The first assistant attorney general of Texas, Brent Webster, appeared before the House Judiciary Subcommittee on the Constitution and Limited Government on Tuesday to discuss the ongoing dispute between Texas and the federal government at the southern border.

The hearing, titled “The Southern Border Crisis: The Constitution and the States,” also featured testimonies from Mark Brnovich, the former attorney general of Arizona; Christopher Hajec, director of litigation at the Immigration Reform Law Institute; and Omar Jadwat, director of the Immigrants’ Rights Project for the American Civil Liberties Union.

Webster opened his testimony by stating that the goal of the Texas Attorney General’s Office was to “hold the federal government accountable for their illegal actions,” adding that the open border policies enacted by the Biden administration have brought “chaos into America.”

“While Texas has done its part to aid the U.S. Border Patrol, the federal government continues to fail us. The Biden administration refuses to exercise its power to deny entry, which predictably results in more and more individuals illegally crossing the border,” he said.

Webster made it clear during his testimony that “at no point is Texas contesting the right of any party to avail themself of a legal port of entry,” adding that “the illegal entry is where the major harm is done.”

The first assistant attorney general accused the federal government of assisting migrants in crossing into the country unlawfully, saying that Texas needs Congress to help the state with the record-high levels of unlawful migration.

“Instead of supporting our attempts to route these individuals to the port of entry and prevent the felony of illegally crossing the border, the federal government has turned its guns against us and used their resources to sue the state of Texas for defending itself,” said Webster.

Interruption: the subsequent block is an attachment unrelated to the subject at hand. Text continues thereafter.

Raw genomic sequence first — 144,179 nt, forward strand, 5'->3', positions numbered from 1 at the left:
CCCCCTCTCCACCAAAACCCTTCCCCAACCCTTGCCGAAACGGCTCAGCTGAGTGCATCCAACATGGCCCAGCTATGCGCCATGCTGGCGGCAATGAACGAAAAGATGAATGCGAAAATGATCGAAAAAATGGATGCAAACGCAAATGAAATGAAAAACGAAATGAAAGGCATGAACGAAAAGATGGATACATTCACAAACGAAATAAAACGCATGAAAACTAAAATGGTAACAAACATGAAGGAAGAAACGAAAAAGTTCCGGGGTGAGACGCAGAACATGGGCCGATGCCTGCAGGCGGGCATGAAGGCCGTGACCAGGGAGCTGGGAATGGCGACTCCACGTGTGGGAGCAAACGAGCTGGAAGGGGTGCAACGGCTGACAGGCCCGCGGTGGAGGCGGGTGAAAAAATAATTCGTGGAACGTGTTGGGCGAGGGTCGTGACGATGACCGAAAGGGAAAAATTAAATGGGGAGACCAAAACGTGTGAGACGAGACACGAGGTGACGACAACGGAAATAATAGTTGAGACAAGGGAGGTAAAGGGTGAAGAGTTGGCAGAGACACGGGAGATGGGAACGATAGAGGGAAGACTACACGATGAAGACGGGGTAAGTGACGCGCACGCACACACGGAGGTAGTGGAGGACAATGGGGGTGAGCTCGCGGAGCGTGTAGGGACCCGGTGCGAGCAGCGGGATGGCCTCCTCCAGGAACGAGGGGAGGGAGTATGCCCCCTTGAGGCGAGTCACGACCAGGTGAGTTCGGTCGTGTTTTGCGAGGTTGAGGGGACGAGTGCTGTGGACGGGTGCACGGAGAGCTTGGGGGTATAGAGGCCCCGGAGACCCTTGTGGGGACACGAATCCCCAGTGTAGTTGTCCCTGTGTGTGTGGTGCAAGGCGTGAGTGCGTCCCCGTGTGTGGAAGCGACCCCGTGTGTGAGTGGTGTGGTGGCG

“They are snubbing their nose at Congress. They show up in the U.S. Supreme Court, and they argue that they have prosecutorial discretion to disregard the laws Congress passed in the 90s. Congress should care about that, and Congress should do something about that,” he added.

Texas and the Biden administration have been mired in litigation over the state’s efforts to secure its own border.

Attorney General Ken Paxton filed a lawsuit against officials from the Biden administration over allegations that federal agents were cutting concertina wire that the state placed along the border to deter unlawful migration.

A U.S. Supreme Court ruling then vacated an injunction preventing federal agents from cutting the wire, prompting Texas to begin installing additional deterrents along the border.

Additionally, the Texas National Guard seized Shelby Park in Eagle Pass, claiming that the federal government has chosen to “perpetuate illegal crossings,” as previously reported by The Dallas Express.

“Governor Abbott is trying to pick a fight with President Biden to score political points, and he is abusing the National Guard resources at his disposal,” said Rep. Joaquin Castro (D-TX), blasting the state’s move in a statement, per The Texas Tribune. “Texas National Guard troops volunteered to serve their country – not to be pawns in Governor Abbott’s attempts to sow chaos at the border.”

A cease and desist letter was sent to Paxton following the seizure, which he responded to by sending a letter to the Department of Homeland Security’s general counsel with a list of counter-demands that must be met before the state would agree to leave the park.

Although it is still unclear what steps the federal government will take next, Paxton did write in his letter that he has enacted a deadline of February 15 to receive the requested items.